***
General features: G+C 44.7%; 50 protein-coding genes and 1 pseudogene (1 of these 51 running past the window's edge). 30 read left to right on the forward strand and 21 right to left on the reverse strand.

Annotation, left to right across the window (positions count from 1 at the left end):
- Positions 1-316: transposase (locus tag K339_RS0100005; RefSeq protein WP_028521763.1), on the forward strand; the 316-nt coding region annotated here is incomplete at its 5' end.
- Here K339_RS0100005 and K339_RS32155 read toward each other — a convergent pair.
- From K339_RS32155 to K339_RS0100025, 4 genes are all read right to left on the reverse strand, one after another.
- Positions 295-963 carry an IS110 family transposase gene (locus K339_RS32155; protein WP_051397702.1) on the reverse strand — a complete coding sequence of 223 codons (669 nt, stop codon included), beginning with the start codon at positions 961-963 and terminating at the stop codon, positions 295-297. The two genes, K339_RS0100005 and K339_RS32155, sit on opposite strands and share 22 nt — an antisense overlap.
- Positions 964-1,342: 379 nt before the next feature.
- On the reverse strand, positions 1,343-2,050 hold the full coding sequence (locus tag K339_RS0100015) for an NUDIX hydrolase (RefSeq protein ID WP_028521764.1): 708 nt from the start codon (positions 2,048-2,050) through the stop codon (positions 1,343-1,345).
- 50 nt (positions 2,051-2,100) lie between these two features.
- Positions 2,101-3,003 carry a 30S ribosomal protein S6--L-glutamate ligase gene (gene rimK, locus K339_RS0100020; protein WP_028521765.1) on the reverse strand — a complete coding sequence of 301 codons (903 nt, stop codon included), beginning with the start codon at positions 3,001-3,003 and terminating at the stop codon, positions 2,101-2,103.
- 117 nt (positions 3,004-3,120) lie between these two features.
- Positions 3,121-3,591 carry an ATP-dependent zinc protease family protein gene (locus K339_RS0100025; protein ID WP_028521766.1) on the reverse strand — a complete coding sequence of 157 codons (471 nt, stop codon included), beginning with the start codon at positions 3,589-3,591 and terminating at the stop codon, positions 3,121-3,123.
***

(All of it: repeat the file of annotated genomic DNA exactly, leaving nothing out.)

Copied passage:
General features: G+C 44.7%; 50 protein-coding genes and 1 pseudogene (1 of these 51 running past the window's edge). 30 read left to right on the forward strand and 21 right to left on the reverse strand.

Annotation, left to right across the window (positions count from 1 at the left end):
- Positions 1-316: transposase (locus tag K339_RS0100005; RefSeq protein WP_028521763.1), on the forward strand; the 316-nt coding region annotated here is incomplete at its 5' end.
- Here K339_RS0100005 and K339_RS32155 read toward each other — a convergent pair.
- From K339_RS32155 to K339_RS0100025, 4 genes are all read right to left on the reverse strand, one after another.
- Positions 295-963 carry an IS110 family transposase gene (locus K339_RS32155; protein WP_051397702.1) on the reverse strand — a complete coding sequence of 223 codons (669 nt, stop codon included), beginning with the start codon at positions 961-963 and terminating at the stop codon, positions 295-297. The two genes, K339_RS0100005 and K339_RS32155, sit on opposite strands and share 22 nt — an antisense overlap.
- Positions 964-1,342: 379 nt before the next feature.
- On the reverse strand, positions 1,343-2,050 hold the full coding sequence (locus tag K339_RS0100015) for an NUDIX hydrolase (RefSeq protein ID WP_028521764.1): 708 nt from the start codon (positions 2,048-2,050) through the stop codon (positions 1,343-1,345).
- 50 nt (positions 2,051-2,100) lie between these two features.
- Positions 2,101-3,003 carry a 30S ribosomal protein S6--L-glutamate ligase gene (gene rimK, locus K339_RS0100020; protein WP_028521765.1) on the reverse strand — a complete coding sequence of 301 codons (903 nt, stop codon included), beginning with the start codon at positions 3,001-3,003 and terminating at the stop codon, positions 2,101-2,103.
- 117 nt (positions 3,004-3,120) lie between these two features.
- Positions 3,121-3,591 carry an ATP-dependent zinc protease family protein gene (locus K339_RS0100025; protein ID WP_028521766.1) on the reverse strand — a complete coding sequence of 157 codons (471 nt, stop codon included), beginning with the start codon at positions 3,589-3,591 and terminating at the stop codon, positions 3,121-3,123.